Organ banks around the country have noted an increasing number of organs from donors who have died of overdoses.
The Replacements were an unruly rock band that emerged from Minneapolis in the ’80s. They broke up in 1991 but are still much-beloved. This weekend they are playing their first show in more than 20 years. Here & Now producer Alex Ashlock is one of those devoted fans and he helps us understand why “Mats” fans are so excited about this.
The Replacements are the band that saved my life. Their songs were messy and sentimental and they came around when I was scuffling along in my life in the 80s.
As I listen to them decades later, I still feel like Paul Westerberg is wearing my heart on his flannel sleeve. That’s why it’s so cool that the band is reuniting, briefly, for three shows.
The first one is this weekend in Toronto. I’m not going. I don’t even have a passport. Gorman Bechard does and he will be there.
Bechard is a filmmaker and he may be an even bigger fan of the band than I am. He made a documentary about the band called “Color Me Obsessed,” a play on the Mats’ song “Color Me Impressed.”
I was very jealous when I asked him how he excited he was about going to Sunday’s show.
“I feel like a 15-year-old,” he said. “I don’t think I have been as excited about anything as much as this in a long long time. I honestly thought hell would have to freeze over before this band would ever play again. I guess hell did freeze over.”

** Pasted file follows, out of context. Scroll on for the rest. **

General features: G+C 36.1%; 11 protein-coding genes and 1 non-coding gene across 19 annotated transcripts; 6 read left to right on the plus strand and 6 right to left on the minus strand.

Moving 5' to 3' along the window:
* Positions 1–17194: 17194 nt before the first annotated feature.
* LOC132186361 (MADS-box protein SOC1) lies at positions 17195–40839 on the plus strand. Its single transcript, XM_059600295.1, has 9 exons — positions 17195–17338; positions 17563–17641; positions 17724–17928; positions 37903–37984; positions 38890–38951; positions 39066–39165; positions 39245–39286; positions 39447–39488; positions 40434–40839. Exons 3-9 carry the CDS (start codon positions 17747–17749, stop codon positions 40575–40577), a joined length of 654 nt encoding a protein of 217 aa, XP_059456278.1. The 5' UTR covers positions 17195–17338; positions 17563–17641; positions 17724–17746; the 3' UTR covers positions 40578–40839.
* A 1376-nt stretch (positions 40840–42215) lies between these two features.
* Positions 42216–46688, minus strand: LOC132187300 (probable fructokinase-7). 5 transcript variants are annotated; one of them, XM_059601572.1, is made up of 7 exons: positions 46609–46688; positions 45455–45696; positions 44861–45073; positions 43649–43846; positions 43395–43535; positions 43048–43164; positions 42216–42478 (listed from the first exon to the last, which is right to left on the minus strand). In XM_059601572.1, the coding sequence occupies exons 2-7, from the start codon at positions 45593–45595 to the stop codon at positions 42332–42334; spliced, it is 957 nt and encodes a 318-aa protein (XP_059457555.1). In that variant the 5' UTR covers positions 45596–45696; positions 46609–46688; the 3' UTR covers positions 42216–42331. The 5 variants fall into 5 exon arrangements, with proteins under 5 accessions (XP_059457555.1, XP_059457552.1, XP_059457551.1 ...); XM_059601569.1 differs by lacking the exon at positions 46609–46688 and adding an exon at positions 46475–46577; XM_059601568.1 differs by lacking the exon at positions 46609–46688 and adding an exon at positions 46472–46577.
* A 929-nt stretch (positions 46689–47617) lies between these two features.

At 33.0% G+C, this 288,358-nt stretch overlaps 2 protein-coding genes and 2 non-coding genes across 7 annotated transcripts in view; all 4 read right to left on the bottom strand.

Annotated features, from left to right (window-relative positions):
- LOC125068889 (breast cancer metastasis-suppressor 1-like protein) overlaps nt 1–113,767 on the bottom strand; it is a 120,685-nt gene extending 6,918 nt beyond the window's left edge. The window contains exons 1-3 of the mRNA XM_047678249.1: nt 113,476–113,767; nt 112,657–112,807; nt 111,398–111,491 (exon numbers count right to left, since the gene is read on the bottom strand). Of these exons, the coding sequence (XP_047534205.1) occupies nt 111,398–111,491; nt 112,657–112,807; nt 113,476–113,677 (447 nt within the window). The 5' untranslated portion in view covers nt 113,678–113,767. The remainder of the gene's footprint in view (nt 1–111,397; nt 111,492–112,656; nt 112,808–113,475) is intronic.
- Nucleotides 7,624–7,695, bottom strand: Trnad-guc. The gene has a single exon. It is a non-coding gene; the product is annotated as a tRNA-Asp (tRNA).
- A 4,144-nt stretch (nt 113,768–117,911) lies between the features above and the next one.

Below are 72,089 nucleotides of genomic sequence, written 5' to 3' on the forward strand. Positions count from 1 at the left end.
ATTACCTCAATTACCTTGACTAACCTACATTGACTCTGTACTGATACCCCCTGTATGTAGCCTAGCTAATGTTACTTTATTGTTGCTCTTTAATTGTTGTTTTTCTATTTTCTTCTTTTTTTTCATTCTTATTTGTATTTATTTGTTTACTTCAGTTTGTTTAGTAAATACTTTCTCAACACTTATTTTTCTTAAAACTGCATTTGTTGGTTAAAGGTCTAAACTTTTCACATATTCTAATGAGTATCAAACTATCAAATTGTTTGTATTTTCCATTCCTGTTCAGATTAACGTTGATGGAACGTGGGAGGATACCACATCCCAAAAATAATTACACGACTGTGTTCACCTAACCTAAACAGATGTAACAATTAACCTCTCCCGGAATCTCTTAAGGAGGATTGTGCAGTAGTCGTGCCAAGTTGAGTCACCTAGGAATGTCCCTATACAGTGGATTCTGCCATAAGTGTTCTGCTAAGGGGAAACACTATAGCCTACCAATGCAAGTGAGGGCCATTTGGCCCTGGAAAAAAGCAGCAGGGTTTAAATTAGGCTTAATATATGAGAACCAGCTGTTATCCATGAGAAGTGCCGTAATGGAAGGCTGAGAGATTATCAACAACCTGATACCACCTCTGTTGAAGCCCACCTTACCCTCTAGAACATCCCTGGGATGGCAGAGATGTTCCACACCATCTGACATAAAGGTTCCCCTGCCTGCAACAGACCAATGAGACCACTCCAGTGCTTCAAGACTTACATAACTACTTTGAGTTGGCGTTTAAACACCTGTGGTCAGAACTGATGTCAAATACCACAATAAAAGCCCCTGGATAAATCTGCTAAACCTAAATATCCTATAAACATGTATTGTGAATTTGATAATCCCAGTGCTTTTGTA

Bechard shares my love for the songs Paul Westerberg wrote for The Replacements.
“Paul Westerberg, honestly, is the latter day Bob Dylan, the greatest songwriter of the last 30 years, easily. He would write a song that could make you cry one second, make you laugh at his sarcasm the next.”
I saw the last show The Replacements played before they broke up. It was in Chicago’s Grant Park on July 4, 1991. In typical Replacements fashion, the show ended with the Mats leaving the stage and their roadies finished the show with a song.
That was 22 years ago. Since then, Westerberg has made a few solo records. Bass player Tommy Stinson has played with Guns N’ Roses. Stinson’s brother Bob, who used to play guitar in the band, is dead, and Slim Dunlap, who replaced Bob, had a severe stroke last year.
The band’s original drummer, Chris Mars, isn’t involved anymore, so it’s just Paul and Tommy and a couple of their friends for these reunion shows. Bechard says that doesn’t matter.
“I think they’re going to play a kick-butt rock ‘n’ roll set of their best songs. I think they are just going to go out there and be tight. They’re going to be loud. They’re going to be a little obnoxious. They’re going to be everything The Replacements need to be.”
The days when I fell in love with The Replacements are long gone, but whenever I feel like I’m scuffling again they are my go-to band.
How can you not relate to songs that include lyrics like this: “God what a mess on the ladder of success where you take one step and miss the whole first rung,” or “if you were a pill I’d take a handful at my will and knock you back with something sweet and strong.”
The flannel is faded but my heart is still etched on that sleeve.